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Interviews

A Fireside Chat with Paul Dunmall

By Published: November 29, 2003
Born of the working class, Uker Paul Dunmall, like many of the Euros who are progressing improvised music, is well versed. Musically, ideologically, and instrumentally, Dunmall may seem avant-garde, but that is conventional paranoia. A member of the London Jazz Composers Orchestra and a founding member of the improv collective power group, Mujician, Dunmall, again like many of his Euro counterparts, has a wealthy discography that will stimulate the mind as much as it will subtract the bank account. Of late, Dunmall has been releasing quite a bit of music on his own DUNS label, an audible newsletter for his fans and continues to redo and undo what I think and think I know about this music. Dunmall sat down with the show on a recent East Coast tour with familiar partner in crime Paul Rogers and American Kevin Norton. As always, I bring our conversation to you, commercial free and uninterrupted, and before I forget, unedited and in his own words.

Fred Jung: Mujician plus Roswell Rudd has been in my CD player of late.

Paul Dunmall: Was that Bladik with Keith Tippett and Roswell Rudd? Yeah, Paul (Rogers), and Tony Levin. We did a gig. Roswell came to London and Elton suggested it and we did it with Mujician. Basically, we did one gig and then we did the recording session. It was great. It was really good and then Roswell went back to the States. It wasn't like an ongoing group or anything. It was just kind of one of those session things. It was great. It was really good. You got some good musicians there, so something was bound to happen.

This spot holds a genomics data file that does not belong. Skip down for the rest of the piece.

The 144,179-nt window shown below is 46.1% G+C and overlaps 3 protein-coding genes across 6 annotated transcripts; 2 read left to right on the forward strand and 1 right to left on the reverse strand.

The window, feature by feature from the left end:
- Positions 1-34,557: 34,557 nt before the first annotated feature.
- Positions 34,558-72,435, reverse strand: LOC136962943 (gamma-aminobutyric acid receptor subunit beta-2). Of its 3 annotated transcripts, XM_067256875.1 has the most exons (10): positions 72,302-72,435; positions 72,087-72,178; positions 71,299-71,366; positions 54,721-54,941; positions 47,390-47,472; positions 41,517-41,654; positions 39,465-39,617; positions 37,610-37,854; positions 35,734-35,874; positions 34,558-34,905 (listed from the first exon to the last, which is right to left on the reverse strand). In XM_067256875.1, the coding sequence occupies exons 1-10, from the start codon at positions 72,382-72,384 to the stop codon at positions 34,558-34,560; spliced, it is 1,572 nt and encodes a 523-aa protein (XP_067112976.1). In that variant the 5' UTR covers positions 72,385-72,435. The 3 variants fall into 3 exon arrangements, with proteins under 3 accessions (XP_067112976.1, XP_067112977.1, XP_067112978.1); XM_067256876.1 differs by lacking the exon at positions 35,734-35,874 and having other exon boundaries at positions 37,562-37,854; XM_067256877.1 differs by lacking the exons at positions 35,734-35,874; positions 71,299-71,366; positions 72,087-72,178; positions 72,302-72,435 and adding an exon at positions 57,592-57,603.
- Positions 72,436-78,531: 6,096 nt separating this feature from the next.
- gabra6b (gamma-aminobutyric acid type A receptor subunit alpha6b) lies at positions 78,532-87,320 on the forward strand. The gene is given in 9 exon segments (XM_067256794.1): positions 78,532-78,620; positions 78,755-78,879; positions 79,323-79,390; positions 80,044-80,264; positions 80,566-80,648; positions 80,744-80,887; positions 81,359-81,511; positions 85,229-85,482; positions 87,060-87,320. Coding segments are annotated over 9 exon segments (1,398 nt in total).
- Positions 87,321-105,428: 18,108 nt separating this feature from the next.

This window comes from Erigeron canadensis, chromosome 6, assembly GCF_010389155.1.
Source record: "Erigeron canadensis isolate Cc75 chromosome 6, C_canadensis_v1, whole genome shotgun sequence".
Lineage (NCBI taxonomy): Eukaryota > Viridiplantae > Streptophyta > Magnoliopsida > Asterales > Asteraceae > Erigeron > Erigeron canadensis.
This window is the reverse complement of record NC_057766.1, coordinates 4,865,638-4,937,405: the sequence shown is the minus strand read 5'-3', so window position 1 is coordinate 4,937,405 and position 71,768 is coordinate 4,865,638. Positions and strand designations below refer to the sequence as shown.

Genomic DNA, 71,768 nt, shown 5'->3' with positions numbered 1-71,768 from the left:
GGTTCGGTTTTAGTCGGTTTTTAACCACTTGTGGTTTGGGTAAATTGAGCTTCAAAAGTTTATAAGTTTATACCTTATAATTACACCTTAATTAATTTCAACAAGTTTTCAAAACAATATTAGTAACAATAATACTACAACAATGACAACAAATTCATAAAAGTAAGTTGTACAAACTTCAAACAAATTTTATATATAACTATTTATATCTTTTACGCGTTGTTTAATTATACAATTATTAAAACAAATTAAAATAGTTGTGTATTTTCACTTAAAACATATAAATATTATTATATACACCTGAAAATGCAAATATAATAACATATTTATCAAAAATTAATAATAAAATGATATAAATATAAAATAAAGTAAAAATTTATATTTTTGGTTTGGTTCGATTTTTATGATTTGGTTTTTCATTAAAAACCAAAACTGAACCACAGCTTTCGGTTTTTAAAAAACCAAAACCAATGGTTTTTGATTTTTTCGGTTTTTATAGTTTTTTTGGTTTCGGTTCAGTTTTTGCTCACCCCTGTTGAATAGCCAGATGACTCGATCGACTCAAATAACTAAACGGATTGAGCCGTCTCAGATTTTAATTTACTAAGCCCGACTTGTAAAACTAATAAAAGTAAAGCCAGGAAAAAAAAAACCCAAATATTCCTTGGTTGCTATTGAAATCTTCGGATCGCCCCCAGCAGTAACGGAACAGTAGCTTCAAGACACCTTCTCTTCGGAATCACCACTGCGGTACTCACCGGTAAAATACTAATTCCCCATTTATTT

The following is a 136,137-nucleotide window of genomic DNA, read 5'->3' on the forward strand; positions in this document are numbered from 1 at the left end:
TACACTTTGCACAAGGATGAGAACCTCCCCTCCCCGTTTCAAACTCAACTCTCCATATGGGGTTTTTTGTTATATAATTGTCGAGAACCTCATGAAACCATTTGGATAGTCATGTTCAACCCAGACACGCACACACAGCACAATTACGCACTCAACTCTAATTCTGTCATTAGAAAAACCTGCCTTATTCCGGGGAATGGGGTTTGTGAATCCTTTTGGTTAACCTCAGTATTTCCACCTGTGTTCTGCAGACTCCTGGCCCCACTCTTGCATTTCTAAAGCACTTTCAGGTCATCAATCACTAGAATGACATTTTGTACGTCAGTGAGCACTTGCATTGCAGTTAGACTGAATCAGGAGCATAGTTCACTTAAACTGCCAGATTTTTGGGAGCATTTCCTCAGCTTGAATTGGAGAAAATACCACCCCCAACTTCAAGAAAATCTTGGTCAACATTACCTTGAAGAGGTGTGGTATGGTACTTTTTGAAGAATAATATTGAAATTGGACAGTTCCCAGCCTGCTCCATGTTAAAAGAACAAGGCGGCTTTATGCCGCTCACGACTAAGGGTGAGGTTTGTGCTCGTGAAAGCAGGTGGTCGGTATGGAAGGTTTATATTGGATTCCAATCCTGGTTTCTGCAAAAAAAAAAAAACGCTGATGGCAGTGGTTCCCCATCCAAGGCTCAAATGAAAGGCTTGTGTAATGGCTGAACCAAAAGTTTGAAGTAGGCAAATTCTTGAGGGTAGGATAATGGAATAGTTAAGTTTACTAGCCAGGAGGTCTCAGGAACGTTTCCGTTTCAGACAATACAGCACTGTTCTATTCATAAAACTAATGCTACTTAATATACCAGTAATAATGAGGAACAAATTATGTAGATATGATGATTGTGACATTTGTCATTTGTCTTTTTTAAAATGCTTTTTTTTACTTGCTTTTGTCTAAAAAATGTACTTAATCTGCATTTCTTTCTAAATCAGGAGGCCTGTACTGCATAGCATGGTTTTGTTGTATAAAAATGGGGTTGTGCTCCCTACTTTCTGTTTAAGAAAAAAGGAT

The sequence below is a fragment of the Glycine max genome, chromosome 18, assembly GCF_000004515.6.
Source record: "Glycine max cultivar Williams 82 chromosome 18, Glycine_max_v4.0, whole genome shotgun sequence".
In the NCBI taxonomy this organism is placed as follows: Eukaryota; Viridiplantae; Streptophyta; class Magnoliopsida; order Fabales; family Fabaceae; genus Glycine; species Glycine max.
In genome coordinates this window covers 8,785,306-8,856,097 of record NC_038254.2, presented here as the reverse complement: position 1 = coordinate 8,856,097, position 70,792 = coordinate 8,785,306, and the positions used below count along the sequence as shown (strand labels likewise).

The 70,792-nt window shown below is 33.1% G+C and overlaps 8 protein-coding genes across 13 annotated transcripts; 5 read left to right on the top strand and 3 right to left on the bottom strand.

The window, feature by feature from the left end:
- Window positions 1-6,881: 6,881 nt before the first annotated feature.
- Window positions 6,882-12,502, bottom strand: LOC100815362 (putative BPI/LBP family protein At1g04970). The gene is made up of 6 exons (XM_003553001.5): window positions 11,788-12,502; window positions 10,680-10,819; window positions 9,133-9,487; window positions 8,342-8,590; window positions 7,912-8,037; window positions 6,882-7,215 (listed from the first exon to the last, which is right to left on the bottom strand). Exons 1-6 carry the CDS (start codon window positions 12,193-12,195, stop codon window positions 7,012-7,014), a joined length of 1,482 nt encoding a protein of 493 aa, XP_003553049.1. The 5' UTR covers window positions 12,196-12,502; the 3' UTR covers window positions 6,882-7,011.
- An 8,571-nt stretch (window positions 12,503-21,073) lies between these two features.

FJ: And a duo session between you and Paul on your own DUNS label, Ja ja spoon.

PD: Oh, yeah, Ja ja spoon, fantastic. We've just another one, which I think Emanem is going to put out for us. That should be coming out in the next six months. We only just recorded it in March. I gave the masters to Martin (Davidson) a couple of days ago, in fact.

FJ: Does it feature your bagpipes?

PD: Yeah, we did three tracks, one with bagpipes, one with soprano, and one with tenor.

FJ: I'm a pushover for the bagpipes.

PD: You've got to work on it for quite a while. The fingers are different and so you do have to work on it. It took me quite a while because I started on the Northumbrian pipes, which is very, very different because that is all done with the fingers closed down. When you play that, you just lift one finger, whereas the tenor saxophone, all your fingers are off, basically, and you just push the button that you want.

FJ: And Ja ja spoon and other DUN releases feature your paintings as well.

PD: Yeah, it is just an outlet for me to do a bit of that. It is just another thing. It is just trying to be creative. It is coming from the same space because I hadn't really studied it like I had music. It is something that is very pleasurable, very enjoyable to do. I do a lot and then I pick what I like, what works. I actually think the Ja ja spoon is a good one. I was quite happy with that myself.